It's better than a boat. It's better than a jet ski. The AquaSkipper is the coolest product to hit the water in years. Unlike other human-powered watercraft, its unique hydrofoil wings and fiberglass spring let you fly across the water by simply hopping up and down. Since the hydrofoil has very little drag in the water, you can move at speeds of up to 17 mph. It's environmentally friendly...no fuel, no noisy engines and its maintenance free. With the AquaSkipper, you can ride on waves, try new tricks, and race your friends. Any way you use it, the AquaSkipper is fun and a great way to exercise.
Here are the answers to some questions that you may have.
- What happens when you stop jumping?
If you stop jumping, eventually, you will end up in the water. Not so bad on a hot, sunny day! In order to keep the AquaSkipper up out of the water, the rider needs to either be jumping on the platform or riding a wave. A rider can glide for small amounts of time, but then needs to start jumping again.
- Can I start from the water?
No. The AquaSkipper can only be started from above the water's surface: for instance, from a dock or boat. The AquaSkipper does float by itself. If you do end up in the water, simply swim back to where you started. Eventually, when you get good at riding the AquaSkipper, you will not end up in the water unless you want to.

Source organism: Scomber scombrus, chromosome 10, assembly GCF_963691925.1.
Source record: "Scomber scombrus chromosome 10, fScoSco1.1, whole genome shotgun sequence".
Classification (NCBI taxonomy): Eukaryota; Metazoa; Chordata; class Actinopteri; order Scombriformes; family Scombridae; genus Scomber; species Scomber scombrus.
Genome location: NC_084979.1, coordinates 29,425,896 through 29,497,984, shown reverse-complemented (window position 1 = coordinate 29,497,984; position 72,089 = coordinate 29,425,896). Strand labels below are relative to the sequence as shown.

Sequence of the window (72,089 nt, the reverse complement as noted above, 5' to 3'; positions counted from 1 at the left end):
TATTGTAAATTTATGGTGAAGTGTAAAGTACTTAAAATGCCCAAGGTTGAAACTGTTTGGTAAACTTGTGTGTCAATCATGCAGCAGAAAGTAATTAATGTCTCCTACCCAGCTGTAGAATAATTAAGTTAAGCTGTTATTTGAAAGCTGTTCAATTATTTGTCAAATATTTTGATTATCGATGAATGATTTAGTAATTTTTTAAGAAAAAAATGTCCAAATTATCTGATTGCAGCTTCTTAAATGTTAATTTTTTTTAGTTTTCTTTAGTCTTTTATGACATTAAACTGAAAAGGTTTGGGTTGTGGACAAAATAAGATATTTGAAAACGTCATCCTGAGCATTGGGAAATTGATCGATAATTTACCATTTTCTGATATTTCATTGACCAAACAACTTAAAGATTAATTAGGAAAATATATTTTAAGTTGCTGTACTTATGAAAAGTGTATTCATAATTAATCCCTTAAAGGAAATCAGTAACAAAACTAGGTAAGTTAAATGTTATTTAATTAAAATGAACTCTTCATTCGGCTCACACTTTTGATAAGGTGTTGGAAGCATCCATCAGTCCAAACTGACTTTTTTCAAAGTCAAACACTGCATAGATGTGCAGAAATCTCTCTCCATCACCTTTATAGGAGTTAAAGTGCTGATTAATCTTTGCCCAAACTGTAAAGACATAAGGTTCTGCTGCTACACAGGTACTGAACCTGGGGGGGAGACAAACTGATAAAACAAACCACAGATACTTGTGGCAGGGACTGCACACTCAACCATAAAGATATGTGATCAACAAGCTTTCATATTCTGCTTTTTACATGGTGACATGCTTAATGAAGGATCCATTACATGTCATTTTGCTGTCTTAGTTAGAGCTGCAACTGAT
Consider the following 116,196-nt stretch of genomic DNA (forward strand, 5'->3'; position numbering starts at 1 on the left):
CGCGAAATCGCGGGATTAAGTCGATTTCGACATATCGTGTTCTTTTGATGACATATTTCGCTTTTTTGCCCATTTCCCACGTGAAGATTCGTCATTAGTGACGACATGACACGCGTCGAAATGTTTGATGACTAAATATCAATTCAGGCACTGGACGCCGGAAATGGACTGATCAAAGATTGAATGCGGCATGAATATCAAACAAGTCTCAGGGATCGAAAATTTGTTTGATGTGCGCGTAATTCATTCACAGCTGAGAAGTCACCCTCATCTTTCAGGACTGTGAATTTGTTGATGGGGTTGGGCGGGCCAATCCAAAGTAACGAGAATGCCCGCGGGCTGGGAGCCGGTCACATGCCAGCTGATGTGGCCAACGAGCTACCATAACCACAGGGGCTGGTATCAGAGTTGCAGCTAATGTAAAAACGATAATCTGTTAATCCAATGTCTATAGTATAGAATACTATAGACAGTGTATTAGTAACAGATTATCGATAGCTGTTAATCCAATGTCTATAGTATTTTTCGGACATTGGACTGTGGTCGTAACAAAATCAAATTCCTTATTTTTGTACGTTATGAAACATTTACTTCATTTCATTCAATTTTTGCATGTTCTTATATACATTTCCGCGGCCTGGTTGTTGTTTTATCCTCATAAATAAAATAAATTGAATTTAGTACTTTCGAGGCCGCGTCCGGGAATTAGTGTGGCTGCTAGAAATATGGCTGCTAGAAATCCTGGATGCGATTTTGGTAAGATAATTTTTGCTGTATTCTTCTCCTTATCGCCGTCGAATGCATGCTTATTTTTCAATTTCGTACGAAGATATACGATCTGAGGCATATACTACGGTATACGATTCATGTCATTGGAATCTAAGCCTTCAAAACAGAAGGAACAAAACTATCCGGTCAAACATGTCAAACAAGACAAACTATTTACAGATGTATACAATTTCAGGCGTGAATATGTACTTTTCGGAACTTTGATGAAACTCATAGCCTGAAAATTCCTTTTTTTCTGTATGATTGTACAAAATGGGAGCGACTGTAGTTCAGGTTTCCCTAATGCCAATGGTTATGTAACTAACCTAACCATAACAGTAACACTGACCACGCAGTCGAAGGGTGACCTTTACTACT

- How fast can the AquaSkipper go?
The average cruising speed is 8-10 mph. You can reach a maximum speed of 17 mph. In order to keep the AquaSkipper above the water, you need to go at least 5 mph.
- Are there weight restrictions?
The maximum weight of the user is 250 pounds. The minimum is 70 pounds.
- Is it easy to assemble the AquaSkipper? How small does it fold down?
The AquaSkipper can be put together and taken apart in about 5 minutes. When disassembled, it can be fit into a golf-size bag.
How The AquaSkipper Works?
Every time you jump, the force of your weight compresses the fiberglass spring, causing the back foil to change its angle. From the same impact of your jump, the angled back foil is pushed downward to generate the propulsion.
The front foil is locked to a constant height in the water by the skimmer, which planes on the surface of the water.
The image above shows the AquaSkipper during the upward portion of the jump.
The image above shows the AquaSkipper during the downward portion of the jump. The force of the jumping pushes down on the back foil and compresses the spring.